At a time in a country where any female in cinema is considered a cheap woman if not an outright prostitute, one needs valor, thick skin, and a tremendous threshold for suffering. Aqeela has all three. She nurses the scars of her past, navigates the hardship of being a single parent, of being a female actor in Afghanistan, and still has enough emotional bandwidth left to live the heartaches and pains of other women through her characters on camera.
“My life has always been full of struggles, but I always try to rise to the challenge bravely, heroically,” she says. But her stoicism is wearing thin. Especially after the American soldiers switched the lights off at Bagram Airfield and left in the night.
Now, Aqeela watches the news and her body remembers the fear that rippled through her that evening in the late 90s. The Taliban have taken over 70% of the countryside and twelve of thirty-four provincial capitals and are knocking at the doors of many more. Carnage and extrajudicial killings commence in the newly captured territories. Musicians and actors are among the first to go, particularly if you are an ethnically Hazara woman. That doesn’t worry Aqeela as much as the prospect of her in-laws coming back to power. The latter means she and her family would have to ponder a more dreadful proposition because if revenge is best served cold, this dish has been cooling for twenty long years.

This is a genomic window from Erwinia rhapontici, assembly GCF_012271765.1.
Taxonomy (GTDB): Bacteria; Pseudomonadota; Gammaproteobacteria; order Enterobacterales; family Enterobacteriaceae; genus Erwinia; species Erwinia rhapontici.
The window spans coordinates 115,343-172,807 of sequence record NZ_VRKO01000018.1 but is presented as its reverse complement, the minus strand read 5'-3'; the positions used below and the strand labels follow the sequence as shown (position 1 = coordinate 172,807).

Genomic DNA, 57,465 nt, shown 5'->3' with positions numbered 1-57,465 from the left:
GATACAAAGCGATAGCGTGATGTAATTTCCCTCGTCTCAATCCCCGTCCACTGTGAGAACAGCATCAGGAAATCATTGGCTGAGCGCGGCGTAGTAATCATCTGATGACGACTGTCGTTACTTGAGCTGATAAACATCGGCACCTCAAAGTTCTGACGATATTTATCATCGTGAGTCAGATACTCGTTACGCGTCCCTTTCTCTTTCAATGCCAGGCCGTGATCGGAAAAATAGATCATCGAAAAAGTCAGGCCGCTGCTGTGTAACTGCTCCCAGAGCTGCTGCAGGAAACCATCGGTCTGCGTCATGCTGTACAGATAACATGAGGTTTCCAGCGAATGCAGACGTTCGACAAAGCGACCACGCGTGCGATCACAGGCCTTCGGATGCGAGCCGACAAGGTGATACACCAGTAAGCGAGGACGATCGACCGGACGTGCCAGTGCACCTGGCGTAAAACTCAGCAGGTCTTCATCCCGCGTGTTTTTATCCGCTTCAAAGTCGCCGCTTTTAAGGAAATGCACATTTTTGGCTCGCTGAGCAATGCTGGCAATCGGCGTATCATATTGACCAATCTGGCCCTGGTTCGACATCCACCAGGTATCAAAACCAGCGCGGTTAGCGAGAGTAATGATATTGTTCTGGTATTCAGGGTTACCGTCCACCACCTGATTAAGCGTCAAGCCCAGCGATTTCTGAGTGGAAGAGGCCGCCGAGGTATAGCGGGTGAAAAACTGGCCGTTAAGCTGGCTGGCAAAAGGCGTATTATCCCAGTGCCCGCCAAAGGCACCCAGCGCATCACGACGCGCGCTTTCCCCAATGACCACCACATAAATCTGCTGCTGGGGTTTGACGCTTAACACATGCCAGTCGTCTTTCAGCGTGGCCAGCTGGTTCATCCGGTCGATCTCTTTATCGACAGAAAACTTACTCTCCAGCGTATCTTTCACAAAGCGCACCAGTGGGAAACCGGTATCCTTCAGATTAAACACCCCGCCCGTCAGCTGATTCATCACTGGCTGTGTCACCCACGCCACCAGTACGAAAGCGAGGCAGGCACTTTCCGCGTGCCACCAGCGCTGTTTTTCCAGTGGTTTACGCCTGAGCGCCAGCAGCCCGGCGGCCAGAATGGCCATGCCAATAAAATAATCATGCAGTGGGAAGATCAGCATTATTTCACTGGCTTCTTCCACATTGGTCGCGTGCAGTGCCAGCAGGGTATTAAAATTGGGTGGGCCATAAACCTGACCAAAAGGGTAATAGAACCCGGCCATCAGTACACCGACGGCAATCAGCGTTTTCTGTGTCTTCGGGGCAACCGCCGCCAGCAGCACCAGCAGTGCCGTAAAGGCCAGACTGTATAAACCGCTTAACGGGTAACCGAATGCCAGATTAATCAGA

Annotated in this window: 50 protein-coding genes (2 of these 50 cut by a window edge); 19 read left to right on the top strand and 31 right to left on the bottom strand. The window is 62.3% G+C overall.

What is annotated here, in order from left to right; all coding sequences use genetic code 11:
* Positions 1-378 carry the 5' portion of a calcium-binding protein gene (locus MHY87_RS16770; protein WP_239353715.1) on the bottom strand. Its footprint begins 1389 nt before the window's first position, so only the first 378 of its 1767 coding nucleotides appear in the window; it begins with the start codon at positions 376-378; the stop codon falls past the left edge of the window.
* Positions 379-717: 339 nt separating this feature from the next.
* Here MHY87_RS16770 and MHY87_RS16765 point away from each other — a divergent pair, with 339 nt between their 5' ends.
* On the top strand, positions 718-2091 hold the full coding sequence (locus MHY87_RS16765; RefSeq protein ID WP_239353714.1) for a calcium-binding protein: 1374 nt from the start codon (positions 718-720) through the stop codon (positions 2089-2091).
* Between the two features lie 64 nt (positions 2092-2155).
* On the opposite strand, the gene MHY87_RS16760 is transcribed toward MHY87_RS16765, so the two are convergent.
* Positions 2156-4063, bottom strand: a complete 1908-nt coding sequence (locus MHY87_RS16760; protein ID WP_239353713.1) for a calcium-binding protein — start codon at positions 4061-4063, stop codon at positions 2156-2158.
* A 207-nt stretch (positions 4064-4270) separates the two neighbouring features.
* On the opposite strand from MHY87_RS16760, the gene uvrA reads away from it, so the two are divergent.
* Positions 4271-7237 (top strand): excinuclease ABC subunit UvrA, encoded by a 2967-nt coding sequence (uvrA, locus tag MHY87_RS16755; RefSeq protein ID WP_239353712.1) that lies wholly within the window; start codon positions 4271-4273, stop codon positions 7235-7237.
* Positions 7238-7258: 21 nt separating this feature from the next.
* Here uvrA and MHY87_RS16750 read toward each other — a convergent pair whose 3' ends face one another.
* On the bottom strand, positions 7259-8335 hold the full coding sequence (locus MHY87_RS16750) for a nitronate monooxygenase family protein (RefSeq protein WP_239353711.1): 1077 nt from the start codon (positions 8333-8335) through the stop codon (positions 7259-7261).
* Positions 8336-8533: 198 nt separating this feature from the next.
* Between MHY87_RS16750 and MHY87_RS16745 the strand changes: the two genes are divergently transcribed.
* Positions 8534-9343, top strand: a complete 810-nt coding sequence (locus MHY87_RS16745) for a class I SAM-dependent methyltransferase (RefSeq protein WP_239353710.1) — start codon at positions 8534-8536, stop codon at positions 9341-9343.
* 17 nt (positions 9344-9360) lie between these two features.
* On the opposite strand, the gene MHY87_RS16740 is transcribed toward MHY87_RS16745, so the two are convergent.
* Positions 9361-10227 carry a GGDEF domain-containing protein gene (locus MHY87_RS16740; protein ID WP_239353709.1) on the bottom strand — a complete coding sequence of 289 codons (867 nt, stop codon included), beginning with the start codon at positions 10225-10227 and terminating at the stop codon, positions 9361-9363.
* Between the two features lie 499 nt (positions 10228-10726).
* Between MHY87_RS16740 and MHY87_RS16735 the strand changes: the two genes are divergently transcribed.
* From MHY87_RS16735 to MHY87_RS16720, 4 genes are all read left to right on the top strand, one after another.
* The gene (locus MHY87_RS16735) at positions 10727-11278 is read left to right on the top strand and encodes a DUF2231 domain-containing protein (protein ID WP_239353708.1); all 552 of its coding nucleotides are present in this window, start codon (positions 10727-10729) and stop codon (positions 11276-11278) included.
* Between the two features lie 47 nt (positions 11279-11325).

Read Majid’s story: “My Cousin is fighting for the Taliban. I am not.”
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Jamaluddin Aram is a documentary filmmaker, producer, and short story writer from Kabul, Afghanistan. His stories have appeared in Numero Cinq, Blood and Bourbon, The Write Launch, and Cagibi. Aram’s short story “This Hard Easy Life” was a finalist for RBC Bronwen Wallace Award for Emerging Writers in 2020. Aram has a bachelor’s degree in English and history from Union College in Schenectady, New York. He lives in Toronto.
Aram was translator and subsequent coordinator of Community Supported Film’s 2010-12 documentary filmmaking training and mentoring program in Afghanistan. The production work culminated in the production of The Fruit of Our Labor – Afghan Perspectives in Film, ten short films by and about Afghans that included The Road Above by Aqeela.